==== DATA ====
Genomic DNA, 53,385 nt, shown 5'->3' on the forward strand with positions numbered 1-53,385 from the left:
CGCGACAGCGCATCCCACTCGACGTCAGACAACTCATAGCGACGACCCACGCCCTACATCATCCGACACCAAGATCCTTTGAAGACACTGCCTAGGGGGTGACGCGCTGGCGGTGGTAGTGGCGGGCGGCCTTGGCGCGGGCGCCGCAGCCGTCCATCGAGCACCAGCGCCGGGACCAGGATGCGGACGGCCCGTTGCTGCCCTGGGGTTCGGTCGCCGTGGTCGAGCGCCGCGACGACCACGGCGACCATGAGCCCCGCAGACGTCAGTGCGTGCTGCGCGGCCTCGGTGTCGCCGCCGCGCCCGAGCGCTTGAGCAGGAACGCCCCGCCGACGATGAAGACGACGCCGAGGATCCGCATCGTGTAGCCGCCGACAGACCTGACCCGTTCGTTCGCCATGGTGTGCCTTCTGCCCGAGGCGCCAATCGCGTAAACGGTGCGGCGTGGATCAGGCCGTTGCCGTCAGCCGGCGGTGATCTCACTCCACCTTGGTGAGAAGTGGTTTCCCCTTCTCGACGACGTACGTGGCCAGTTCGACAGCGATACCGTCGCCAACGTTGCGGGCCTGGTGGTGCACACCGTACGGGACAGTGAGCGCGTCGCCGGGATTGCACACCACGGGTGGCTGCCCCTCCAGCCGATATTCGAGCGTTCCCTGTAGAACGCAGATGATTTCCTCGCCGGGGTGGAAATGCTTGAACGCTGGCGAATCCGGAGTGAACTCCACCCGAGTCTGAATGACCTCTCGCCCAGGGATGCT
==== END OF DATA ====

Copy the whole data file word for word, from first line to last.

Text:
Genomic DNA, 53,385 nt, shown 5'->3' on the forward strand with positions numbered 1-53,385 from the left:
CGCGACAGCGCATCCCACTCGACGTCAGACAACTCATAGCGACGACCCACGCCCTACATCATCCGACACCAAGATCCTTTGAAGACACTGCCTAGGGGGTGACGCGCTGGCGGTGGTAGTGGCGGGCGGCCTTGGCGCGGGCGCCGCAGCCGTCCATCGAGCACCAGCGCCGGGACCAGGATGCGGACGGCCCGTTGCTGCCCTGGGGTTCGGTCGCCGTGGTCGAGCGCCGCGACGACCACGGCGACCATGAGCCCCGCAGACGTCAGTGCGTGCTGCGCGGCCTCGGTGTCGCCGCCGCGCCCGAGCGCTTGAGCAGGAACGCCCCGCCGACGATGAAGACGACGCCGAGGATCCGCATCGTGTAGCCGCCGACAGACCTGACCCGTTCGTTCGCCATGGTGTGCCTTCTGCCCGAGGCGCCAATCGCGTAAACGGTGCGGCGTGGATCAGGCCGTTGCCGTCAGCCGGCGGTGATCTCACTCCACCTTGGTGAGAAGTGGTTTCCCCTTCTCGACGACGTACGTGGCCAGTTCGACAGCGATACCGTCGCCAACGTTGCGGGCCTGGTGGTGCACACCGTACGGGACAGTGAGCGCGTCGCCGGGATTGCACACCACGGGTGGCTGCCCCTCCAGCCGATATTCGAGCGTTCCCTGTAGAACGCAGATGATTTCCTCGCCGGGGTGGAAATGCTTGAACGCTGGCGAATCCGGAGTGAACTCCACCCGAGTCTGAATGACCTCTCGCCCAGGGATGCT